Joseph Whipple

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Joseph Whipple
Born 1662
Providence, Rhode Island
Died 28 April 1746
Providence, Rhode Island
Resting place
North Burial Ground, Providence
Occupation Deputy, Councilman, Assistant, Colonel
Religion Baptist, Anglican
Spouse(s) Alice Smith
Children John, Jeremiah, Joseph, Anphillis, Sarah, Susannah, Freelove, Alice, Amey, Christopher, Mary, Christopher

Joseph Whipple (1662 - 28 April 1746)[1] was a wealthy merchant in the Colony of Rhode Island and Providence Plantations, and active in the civil affairs of the colony during the first half of the 18th century.[1] The son of John and Sarah Whipple, who were early settlers of Dorchester in the Massachusetts Bay Colony and later of Providence, Whipple was born in Providence, the 10th of 11 children.[2] He began his public service to the colony in 1698, selected as a Deputy from Providence, and served in that capacity for a majority of the years until 1728.[1] He also served on the Providence Town Council for 15 years between 1703 and 1729, and was an Assistant in 1714. From 1719 to 1720 he was Colonel of the regiment of militia for the mainland.[1] In 1696 he and others were granted a lot on which to build a schoolhouse, and in 1710 he was licensed to keep a public house, paying 20 shillings for the privilege.[1] Whipple died in 1746, leaving a sizable estate to his children and grandchildren. He was buried in the North Burial Ground in Providence.[1]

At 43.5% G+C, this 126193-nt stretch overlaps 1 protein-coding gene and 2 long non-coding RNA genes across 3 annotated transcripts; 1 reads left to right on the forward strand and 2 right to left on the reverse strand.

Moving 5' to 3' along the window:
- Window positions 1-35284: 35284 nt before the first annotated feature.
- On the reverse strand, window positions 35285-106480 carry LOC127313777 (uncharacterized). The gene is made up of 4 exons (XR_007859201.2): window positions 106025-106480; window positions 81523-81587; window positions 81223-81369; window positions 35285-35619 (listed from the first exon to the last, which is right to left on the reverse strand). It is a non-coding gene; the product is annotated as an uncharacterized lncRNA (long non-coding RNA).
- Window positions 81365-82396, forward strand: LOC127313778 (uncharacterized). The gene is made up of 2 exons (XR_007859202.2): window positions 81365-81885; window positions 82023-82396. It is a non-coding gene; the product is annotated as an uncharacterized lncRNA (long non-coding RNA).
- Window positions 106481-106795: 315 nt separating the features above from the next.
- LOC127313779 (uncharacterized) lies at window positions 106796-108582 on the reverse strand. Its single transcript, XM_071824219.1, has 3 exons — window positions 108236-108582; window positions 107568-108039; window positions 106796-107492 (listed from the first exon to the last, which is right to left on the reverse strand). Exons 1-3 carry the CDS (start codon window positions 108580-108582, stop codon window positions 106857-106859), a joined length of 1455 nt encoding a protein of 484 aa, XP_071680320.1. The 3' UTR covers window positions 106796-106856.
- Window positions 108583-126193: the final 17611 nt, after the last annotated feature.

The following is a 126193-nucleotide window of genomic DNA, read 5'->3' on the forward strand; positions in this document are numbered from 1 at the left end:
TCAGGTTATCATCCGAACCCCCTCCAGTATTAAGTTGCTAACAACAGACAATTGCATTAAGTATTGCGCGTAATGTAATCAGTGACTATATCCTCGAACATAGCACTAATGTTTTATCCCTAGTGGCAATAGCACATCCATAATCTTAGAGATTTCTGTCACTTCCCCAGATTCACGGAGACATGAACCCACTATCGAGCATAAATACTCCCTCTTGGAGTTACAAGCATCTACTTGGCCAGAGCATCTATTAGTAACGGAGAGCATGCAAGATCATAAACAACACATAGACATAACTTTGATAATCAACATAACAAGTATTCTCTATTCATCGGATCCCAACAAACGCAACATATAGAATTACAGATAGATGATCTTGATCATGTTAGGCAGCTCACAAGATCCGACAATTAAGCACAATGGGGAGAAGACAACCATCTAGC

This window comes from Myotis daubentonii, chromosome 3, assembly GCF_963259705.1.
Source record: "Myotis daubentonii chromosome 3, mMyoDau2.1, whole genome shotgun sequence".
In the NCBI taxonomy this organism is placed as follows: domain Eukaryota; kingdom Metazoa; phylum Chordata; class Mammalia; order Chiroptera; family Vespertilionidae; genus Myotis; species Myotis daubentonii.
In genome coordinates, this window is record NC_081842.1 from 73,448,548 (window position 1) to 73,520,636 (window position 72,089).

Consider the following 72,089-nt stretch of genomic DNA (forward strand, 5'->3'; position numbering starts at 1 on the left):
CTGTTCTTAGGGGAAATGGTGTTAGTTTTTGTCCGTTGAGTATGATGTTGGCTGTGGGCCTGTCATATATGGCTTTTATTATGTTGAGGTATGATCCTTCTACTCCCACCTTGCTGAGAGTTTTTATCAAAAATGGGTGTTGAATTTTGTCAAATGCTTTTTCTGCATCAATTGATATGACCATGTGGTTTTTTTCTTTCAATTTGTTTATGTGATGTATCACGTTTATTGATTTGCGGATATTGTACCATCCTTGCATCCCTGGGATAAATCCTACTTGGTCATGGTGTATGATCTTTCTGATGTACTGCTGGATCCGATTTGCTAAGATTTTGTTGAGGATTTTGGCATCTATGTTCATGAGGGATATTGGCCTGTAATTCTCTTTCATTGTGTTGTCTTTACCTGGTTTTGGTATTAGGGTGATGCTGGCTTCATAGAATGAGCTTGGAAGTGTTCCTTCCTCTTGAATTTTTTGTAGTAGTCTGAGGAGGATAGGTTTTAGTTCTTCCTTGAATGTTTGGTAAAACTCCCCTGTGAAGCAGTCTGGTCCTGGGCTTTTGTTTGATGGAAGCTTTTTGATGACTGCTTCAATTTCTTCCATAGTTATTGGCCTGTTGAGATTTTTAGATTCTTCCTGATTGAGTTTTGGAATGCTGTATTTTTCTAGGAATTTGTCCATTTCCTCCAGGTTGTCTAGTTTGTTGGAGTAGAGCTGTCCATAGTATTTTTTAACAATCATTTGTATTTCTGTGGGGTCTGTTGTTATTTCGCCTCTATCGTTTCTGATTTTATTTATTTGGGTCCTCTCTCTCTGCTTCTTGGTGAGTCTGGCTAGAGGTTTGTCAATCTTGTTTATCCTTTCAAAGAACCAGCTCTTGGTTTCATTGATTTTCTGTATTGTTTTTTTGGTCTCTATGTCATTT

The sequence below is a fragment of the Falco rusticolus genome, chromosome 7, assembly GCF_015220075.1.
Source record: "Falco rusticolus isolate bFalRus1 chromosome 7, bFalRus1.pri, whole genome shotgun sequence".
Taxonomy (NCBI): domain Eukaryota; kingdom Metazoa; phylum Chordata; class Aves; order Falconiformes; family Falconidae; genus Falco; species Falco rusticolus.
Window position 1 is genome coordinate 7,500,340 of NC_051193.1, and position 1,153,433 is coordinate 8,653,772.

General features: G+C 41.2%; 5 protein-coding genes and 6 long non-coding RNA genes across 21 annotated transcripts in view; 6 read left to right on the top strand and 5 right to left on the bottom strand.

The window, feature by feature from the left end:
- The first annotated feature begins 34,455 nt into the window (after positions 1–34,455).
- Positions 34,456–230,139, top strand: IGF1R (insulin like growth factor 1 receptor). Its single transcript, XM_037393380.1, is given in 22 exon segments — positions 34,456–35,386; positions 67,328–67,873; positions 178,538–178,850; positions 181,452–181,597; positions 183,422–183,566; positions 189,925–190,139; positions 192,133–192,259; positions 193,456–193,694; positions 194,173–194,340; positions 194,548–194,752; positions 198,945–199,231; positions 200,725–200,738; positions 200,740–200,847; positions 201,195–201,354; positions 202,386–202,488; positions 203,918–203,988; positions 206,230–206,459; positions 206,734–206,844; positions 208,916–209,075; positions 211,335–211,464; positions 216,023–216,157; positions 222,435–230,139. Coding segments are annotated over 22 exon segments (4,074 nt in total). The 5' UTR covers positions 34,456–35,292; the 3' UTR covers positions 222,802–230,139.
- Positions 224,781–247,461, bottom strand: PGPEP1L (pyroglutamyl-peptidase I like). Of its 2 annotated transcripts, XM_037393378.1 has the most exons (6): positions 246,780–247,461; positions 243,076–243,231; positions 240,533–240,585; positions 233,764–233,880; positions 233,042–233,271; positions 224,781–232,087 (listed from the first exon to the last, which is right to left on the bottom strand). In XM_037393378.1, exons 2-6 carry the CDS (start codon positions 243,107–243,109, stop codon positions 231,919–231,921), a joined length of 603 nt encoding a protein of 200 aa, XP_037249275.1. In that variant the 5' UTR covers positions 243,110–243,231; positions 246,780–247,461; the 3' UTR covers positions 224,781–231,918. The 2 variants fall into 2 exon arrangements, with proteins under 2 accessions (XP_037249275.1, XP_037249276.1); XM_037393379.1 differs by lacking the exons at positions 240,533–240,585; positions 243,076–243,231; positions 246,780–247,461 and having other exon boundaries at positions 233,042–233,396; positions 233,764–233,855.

Whipple married Alice, the daughter of Edward and Anphillis (Angell) Smith, and granddaughter of Thomas Angell who was one of the five men who accompanied Roger Williams in settling Providence. Together they had 12 children, the third of whom was Joseph Jr. who became a Deputy Governor of the colony and a very wealthy merchant.[1][3] Whipple's sister, Abigail, with her husband William Hopkins, were grandparents of Rhode Island Governor and signer of the Declaration of Independence, Stephen Hopkins,[4] and Whipple's granddaughter, Mary Gibbs, married John Hopkins, a son of Stephen.[5]

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